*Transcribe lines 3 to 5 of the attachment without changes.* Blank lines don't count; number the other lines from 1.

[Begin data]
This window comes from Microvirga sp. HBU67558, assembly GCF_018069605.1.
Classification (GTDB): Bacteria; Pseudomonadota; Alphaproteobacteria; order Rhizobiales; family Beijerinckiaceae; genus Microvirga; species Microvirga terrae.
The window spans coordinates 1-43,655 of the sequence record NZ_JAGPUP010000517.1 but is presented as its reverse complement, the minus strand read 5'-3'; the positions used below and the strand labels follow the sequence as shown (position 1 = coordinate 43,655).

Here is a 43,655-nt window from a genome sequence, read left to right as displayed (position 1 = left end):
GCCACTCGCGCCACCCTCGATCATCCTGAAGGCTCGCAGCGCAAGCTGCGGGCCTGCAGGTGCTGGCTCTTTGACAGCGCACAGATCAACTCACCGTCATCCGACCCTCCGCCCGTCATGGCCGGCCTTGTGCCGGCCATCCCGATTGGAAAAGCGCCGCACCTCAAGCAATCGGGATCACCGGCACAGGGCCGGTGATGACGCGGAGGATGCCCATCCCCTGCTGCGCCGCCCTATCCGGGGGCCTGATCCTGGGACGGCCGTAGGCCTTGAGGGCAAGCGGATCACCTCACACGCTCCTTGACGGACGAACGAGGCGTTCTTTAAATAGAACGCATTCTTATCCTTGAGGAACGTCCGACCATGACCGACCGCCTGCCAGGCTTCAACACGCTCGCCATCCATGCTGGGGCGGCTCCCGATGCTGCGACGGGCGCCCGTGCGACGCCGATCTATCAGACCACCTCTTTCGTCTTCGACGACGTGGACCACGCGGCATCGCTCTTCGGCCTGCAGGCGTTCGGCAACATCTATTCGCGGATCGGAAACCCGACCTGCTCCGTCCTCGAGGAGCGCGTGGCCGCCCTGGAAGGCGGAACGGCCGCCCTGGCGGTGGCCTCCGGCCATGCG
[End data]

The window spans coordinates 1-43,655 of the sequence record NZ_JAGPUP010000517.1 but is presented as its reverse complement, the minus strand read 5'-3'; the positions used below and the strand labels follow the sequence as shown (position 1 = coordinate 43,655).

Here is a 43,655-nt window from a genome sequence, read left to right as displayed (position 1 = left end):
GCCACTCGCGCCACCCTCGATCATCCTGAAGGCTCGCAGCGCAAGCTGCGGGCCTGCAGGTGCTGGCTCTTTGACAGCGCACAGATCAACTCACCGTCATCCGACCCTCCGCCCGTCATGGCCGGCCTTGTGCCGGCCATCCCGATTGGAAAAGCGCCGCACCTCAAGCAATCGGGATCACCGGCACAGGGCCGGTGATGACGCGGAGGATGCCCATCCCCTGCTGCGCCGCCCTATCCGGGGGCCTGATCCTGGGACGGCCGTAGGCCTTGAGGGCAAGCGGATCACCTCACACGCTCCTTGACGGACGAACGAGGCGTTCTTTAAATAGAACGCATTCTTATCCTTGAGGAACGTCCGACCATGACCGACCGCCTGCCAGGCTTCAACACGCTCGCCATCCATGCTGGGGCGGCTCCCGATGCTGCGACGGGCGCCCGTGCGACGCCGATCTATCAGACCACCTCTTTCGTCTTCGACGACGTGGACCACGCGGCATCGCTCTTCGGCCTGCAGGCGTTCGGCAACATCTATTCGCGGATCGGAAACCCGACCTGCTCCGTCCTCGAGGAGCGCGTGGCCGCCCTGGAAGGCGGAACGGCCGCCCTGGCGGTGGCCTCCGGCCATGCG